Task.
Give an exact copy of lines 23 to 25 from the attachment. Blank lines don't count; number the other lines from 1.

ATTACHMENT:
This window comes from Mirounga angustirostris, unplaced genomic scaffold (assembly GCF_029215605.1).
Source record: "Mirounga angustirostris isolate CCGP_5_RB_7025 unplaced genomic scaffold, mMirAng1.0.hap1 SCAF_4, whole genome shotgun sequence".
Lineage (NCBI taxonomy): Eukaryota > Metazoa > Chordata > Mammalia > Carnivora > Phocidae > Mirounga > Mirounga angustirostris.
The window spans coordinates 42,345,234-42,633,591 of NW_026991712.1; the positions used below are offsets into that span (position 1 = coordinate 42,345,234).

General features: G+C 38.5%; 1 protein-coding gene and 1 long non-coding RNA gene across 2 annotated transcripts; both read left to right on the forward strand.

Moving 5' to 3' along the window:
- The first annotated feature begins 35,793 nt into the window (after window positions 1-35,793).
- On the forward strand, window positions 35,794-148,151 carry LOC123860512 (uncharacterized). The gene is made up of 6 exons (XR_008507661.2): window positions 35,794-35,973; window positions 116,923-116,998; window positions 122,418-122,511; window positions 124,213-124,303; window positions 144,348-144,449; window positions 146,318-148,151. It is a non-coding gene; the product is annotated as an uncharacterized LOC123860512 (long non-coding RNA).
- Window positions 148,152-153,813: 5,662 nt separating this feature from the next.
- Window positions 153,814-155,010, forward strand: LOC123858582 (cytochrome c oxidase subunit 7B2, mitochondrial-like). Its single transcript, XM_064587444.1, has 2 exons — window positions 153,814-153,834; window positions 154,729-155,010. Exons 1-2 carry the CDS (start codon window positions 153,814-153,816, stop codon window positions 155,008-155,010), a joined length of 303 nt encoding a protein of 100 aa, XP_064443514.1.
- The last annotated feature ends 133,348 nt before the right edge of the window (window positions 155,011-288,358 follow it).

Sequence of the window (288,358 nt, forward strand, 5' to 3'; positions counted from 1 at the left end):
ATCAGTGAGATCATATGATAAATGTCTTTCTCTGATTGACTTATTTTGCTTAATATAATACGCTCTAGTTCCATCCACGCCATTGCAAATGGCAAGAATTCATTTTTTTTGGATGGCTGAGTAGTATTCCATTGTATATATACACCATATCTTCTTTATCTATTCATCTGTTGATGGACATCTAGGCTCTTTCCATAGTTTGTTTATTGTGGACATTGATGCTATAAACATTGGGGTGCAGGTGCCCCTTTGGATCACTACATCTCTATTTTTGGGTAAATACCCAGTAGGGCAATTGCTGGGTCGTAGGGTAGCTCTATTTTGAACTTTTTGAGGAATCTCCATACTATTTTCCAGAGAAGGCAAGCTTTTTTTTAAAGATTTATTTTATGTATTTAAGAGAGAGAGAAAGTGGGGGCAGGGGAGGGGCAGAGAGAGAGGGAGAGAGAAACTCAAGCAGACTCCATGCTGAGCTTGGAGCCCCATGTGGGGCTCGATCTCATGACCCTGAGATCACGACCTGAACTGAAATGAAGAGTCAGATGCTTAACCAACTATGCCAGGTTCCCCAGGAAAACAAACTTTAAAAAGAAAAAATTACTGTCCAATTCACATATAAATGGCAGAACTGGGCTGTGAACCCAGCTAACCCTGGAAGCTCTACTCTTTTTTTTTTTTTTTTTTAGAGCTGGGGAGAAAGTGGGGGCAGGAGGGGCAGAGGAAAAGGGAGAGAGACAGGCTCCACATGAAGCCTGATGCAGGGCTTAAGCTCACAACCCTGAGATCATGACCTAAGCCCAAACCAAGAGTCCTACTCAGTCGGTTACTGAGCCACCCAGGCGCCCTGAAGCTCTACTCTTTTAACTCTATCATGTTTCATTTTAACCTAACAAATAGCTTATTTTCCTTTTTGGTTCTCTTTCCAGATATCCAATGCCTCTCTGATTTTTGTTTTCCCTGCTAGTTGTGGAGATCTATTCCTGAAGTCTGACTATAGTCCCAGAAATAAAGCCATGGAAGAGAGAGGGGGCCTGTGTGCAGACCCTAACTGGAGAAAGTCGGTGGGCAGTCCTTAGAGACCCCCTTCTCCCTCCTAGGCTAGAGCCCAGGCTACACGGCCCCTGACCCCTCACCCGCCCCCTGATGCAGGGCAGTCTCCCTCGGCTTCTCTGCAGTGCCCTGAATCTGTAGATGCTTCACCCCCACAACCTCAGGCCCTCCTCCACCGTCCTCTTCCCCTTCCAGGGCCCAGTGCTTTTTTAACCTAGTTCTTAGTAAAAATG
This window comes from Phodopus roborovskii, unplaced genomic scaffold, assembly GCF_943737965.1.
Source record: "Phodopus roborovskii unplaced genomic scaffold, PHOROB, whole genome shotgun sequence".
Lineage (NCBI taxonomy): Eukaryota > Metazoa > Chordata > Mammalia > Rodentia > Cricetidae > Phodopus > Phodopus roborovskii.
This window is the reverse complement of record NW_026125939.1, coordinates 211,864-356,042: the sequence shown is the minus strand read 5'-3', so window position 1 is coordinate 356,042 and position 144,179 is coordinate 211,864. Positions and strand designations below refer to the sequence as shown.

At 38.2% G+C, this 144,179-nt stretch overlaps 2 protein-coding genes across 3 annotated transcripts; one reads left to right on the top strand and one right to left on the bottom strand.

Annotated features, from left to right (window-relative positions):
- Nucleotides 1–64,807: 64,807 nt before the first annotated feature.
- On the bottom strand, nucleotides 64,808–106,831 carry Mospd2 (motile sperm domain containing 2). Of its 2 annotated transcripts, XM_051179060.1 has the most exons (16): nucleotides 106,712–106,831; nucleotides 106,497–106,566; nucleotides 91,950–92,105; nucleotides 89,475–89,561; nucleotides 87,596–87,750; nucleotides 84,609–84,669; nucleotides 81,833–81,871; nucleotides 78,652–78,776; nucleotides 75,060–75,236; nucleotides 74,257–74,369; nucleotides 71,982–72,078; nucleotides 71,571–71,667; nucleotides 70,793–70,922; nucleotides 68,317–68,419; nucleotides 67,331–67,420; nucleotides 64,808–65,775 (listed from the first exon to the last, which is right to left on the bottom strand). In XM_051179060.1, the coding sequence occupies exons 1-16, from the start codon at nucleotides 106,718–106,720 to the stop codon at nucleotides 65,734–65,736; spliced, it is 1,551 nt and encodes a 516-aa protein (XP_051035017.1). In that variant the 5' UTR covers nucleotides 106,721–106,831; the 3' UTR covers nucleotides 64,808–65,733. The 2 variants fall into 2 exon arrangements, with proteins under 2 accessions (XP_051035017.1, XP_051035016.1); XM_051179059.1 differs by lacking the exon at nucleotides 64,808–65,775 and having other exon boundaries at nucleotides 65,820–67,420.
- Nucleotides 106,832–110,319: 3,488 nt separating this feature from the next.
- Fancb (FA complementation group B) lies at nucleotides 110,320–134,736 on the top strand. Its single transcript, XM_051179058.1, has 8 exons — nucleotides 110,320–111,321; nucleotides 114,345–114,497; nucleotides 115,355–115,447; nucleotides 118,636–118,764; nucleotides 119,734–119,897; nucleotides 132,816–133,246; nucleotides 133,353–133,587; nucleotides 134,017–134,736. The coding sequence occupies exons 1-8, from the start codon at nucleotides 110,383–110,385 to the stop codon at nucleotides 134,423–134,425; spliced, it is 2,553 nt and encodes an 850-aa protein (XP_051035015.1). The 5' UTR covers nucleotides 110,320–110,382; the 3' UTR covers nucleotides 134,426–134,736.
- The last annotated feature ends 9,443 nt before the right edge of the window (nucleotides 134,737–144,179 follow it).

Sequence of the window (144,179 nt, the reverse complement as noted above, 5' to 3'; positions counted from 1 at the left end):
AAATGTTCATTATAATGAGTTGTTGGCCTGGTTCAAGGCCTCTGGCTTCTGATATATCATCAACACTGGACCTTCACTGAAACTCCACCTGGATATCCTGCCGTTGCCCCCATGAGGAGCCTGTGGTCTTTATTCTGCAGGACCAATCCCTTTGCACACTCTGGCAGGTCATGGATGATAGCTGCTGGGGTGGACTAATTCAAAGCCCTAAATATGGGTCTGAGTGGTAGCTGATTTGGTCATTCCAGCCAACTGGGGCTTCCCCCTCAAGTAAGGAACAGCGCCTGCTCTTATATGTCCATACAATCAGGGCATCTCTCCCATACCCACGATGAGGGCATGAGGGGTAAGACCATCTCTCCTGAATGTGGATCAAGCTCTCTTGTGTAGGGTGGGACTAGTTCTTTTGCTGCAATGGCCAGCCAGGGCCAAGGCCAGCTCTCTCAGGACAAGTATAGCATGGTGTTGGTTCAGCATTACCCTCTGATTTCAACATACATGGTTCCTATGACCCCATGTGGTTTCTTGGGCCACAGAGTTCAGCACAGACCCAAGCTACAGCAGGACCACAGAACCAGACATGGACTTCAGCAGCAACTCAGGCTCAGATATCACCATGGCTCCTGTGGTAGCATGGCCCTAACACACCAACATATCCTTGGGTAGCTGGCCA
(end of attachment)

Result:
- Fancb (FA complementation group B) lies at nucleotides 110,320–134,736 on the top strand. Its single transcript, XM_051179058.1, has 8 exons — nucleotides 110,320–111,321; nucleotides 114,345–114,497; nucleotides 115,355–115,447; nucleotides 118,636–118,764; nucleotides 119,734–119,897; nucleotides 132,816–133,246; nucleotides 133,353–133,587; nucleotides 134,017–134,736. The coding sequence occupies exons 1-8, from the start codon at nucleotides 110,383–110,385 to the stop codon at nucleotides 134,423–134,425; spliced, it is 2,553 nt and encodes an 850-aa protein (XP_051035015.1). The 5' UTR covers nucleotides 110,320–110,382; the 3' UTR covers nucleotides 134,426–134,736.
- The last annotated feature ends 9,443 nt before the right edge of the window (nucleotides 134,737–144,179 follow it).

Sequence of the window (144,179 nt, the reverse complement as noted above, 5' to 3'; positions counted from 1 at the left end):